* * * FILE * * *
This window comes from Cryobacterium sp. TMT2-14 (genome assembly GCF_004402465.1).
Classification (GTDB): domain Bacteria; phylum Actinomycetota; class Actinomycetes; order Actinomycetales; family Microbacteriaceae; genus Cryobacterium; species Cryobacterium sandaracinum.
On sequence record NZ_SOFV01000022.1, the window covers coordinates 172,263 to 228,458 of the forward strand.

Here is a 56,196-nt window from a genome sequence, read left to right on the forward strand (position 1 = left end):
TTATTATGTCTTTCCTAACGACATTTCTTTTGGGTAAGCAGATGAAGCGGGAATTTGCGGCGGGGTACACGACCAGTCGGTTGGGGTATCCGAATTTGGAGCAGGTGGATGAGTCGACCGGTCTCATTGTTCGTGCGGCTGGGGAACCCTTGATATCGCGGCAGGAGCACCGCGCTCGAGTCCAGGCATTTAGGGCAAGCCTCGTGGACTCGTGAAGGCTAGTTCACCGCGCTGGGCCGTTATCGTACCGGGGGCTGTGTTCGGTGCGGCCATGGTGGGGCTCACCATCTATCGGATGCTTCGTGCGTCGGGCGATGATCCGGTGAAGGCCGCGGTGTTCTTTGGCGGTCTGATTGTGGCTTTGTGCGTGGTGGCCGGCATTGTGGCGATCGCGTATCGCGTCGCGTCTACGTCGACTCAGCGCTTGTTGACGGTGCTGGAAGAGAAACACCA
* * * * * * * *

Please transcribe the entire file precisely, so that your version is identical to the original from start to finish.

This window comes from Cryobacterium sp. TMT2-14 (genome assembly GCF_004402465.1).
Classification (GTDB): domain Bacteria; phylum Actinomycetota; class Actinomycetes; order Actinomycetales; family Microbacteriaceae; genus Cryobacterium; species Cryobacterium sandaracinum.
On sequence record NZ_SOFV01000022.1, the window covers coordinates 172,263 to 228,458 of the forward strand.

Here is a 56,196-nt window from a genome sequence, read left to right on the forward strand (position 1 = left end):
TTATTATGTCTTTCCTAACGACATTTCTTTTGGGTAAGCAGATGAAGCGGGAATTTGCGGCGGGGTACACGACCAGTCGGTTGGGGTATCCGAATTTGGAGCAGGTGGATGAGTCGACCGGTCTCATTGTTCGTGCGGCTGGGGAACCCTTGATATCGCGGCAGGAGCACCGCGCTCGAGTCCAGGCATTTAGGGCAAGCCTCGTGGACTCGTGAAGGCTAGTTCACCGCGCTGGGCCGTTATCGTACCGGGGGCTGTGTTCGGTGCGGCCATGGTGGGGCTCACCATCTATCGGATGCTTCGTGCGTCGGGCGATGATCCGGTGAAGGCCGCGGTGTTCTTTGGCGGTCTGATTGTGGCTTTGTGCGTGGTGGCCGGCATTGTGGCGATCGCGTATCGCGTCGCGTCTACGTCGACTCAGCGCTTGTTGACGGTGCTGGAAGAGAAACACCA